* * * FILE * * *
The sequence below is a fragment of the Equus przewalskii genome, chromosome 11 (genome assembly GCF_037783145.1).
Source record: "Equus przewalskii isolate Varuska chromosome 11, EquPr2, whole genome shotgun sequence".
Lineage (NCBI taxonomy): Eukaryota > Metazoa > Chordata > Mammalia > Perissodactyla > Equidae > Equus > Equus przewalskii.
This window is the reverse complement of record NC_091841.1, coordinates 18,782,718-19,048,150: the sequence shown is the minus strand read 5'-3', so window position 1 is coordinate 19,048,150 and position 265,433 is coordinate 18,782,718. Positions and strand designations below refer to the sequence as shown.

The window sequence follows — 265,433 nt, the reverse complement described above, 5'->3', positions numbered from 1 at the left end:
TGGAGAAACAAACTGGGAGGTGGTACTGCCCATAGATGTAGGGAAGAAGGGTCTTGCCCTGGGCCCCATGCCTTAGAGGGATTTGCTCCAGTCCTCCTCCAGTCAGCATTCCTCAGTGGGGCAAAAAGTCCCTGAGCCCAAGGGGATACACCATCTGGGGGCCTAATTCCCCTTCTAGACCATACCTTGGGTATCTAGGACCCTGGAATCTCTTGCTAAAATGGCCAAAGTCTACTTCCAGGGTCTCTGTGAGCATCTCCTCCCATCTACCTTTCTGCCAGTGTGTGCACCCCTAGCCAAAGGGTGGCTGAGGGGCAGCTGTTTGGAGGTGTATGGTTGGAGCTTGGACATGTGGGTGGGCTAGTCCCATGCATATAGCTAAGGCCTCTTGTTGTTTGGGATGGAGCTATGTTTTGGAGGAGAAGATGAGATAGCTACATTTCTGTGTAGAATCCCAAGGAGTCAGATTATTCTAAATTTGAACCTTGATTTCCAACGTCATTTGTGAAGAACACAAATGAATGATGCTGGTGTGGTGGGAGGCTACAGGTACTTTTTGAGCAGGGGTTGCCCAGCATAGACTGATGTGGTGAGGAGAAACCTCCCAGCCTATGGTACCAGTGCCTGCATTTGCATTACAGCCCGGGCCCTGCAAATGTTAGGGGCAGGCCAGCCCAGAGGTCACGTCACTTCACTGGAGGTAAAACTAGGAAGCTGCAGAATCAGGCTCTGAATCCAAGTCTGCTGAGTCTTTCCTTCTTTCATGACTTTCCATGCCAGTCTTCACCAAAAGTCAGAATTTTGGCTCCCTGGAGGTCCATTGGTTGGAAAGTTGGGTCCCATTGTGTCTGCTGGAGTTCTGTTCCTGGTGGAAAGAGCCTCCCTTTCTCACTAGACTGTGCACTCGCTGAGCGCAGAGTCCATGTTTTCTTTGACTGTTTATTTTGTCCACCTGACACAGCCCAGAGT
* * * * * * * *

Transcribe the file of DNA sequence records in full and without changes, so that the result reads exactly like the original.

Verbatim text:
The sequence below is a fragment of the Equus przewalskii genome, chromosome 11 (genome assembly GCF_037783145.1).
Source record: "Equus przewalskii isolate Varuska chromosome 11, EquPr2, whole genome shotgun sequence".
Lineage (NCBI taxonomy): Eukaryota > Metazoa > Chordata > Mammalia > Perissodactyla > Equidae > Equus > Equus przewalskii.
This window is the reverse complement of record NC_091841.1, coordinates 18,782,718-19,048,150: the sequence shown is the minus strand read 5'-3', so window position 1 is coordinate 19,048,150 and position 265,433 is coordinate 18,782,718. Positions and strand designations below refer to the sequence as shown.

The window sequence follows — 265,433 nt, the reverse complement described above, 5'->3', positions numbered from 1 at the left end:
TGGAGAAACAAACTGGGAGGTGGTACTGCCCATAGATGTAGGGAAGAAGGGTCTTGCCCTGGGCCCCATGCCTTAGAGGGATTTGCTCCAGTCCTCCTCCAGTCAGCATTCCTCAGTGGGGCAAAAAGTCCCTGAGCCCAAGGGGATACACCATCTGGGGGCCTAATTCCCCTTCTAGACCATACCTTGGGTATCTAGGACCCTGGAATCTCTTGCTAAAATGGCCAAAGTCTACTTCCAGGGTCTCTGTGAGCATCTCCTCCCATCTACCTTTCTGCCAGTGTGTGCACCCCTAGCCAAAGGGTGGCTGAGGGGCAGCTGTTTGGAGGTGTATGGTTGGAGCTTGGACATGTGGGTGGGCTAGTCCCATGCATATAGCTAAGGCCTCTTGTTGTTTGGGATGGAGCTATGTTTTGGAGGAGAAGATGAGATAGCTACATTTCTGTGTAGAATCCCAAGGAGTCAGATTATTCTAAATTTGAACCTTGATTTCCAACGTCATTTGTGAAGAACACAAATGAATGATGCTGGTGTGGTGGGAGGCTACAGGTACTTTTTGAGCAGGGGTTGCCCAGCATAGACTGATGTGGTGAGGAGAAACCTCCCAGCCTATGGTACCAGTGCCTGCATTTGCATTACAGCCCGGGCCCTGCAAATGTTAGGGGCAGGCCAGCCCAGAGGTCACGTCACTTCACTGGAGGTAAAACTAGGAAGCTGCAGAATCAGGCTCTGAATCCAAGTCTGCTGAGTCTTTCCTTCTTTCATGACTTTCCATGCCAGTCTTCACCAAAAGTCAGAATTTTGGCTCCCTGGAGGTCCATTGGTTGGAAAGTTGGGTCCCATTGTGTCTGCTGGAGTTCTGTTCCTGGTGGAAAGAGCCTCCCTTTCTCACTAGACTGTGCACTCGCTGAGCGCAGAGTCCATGTTTTCTTTGACTGTTTATTTTGTCCACCTGACACAGCCCAGAGT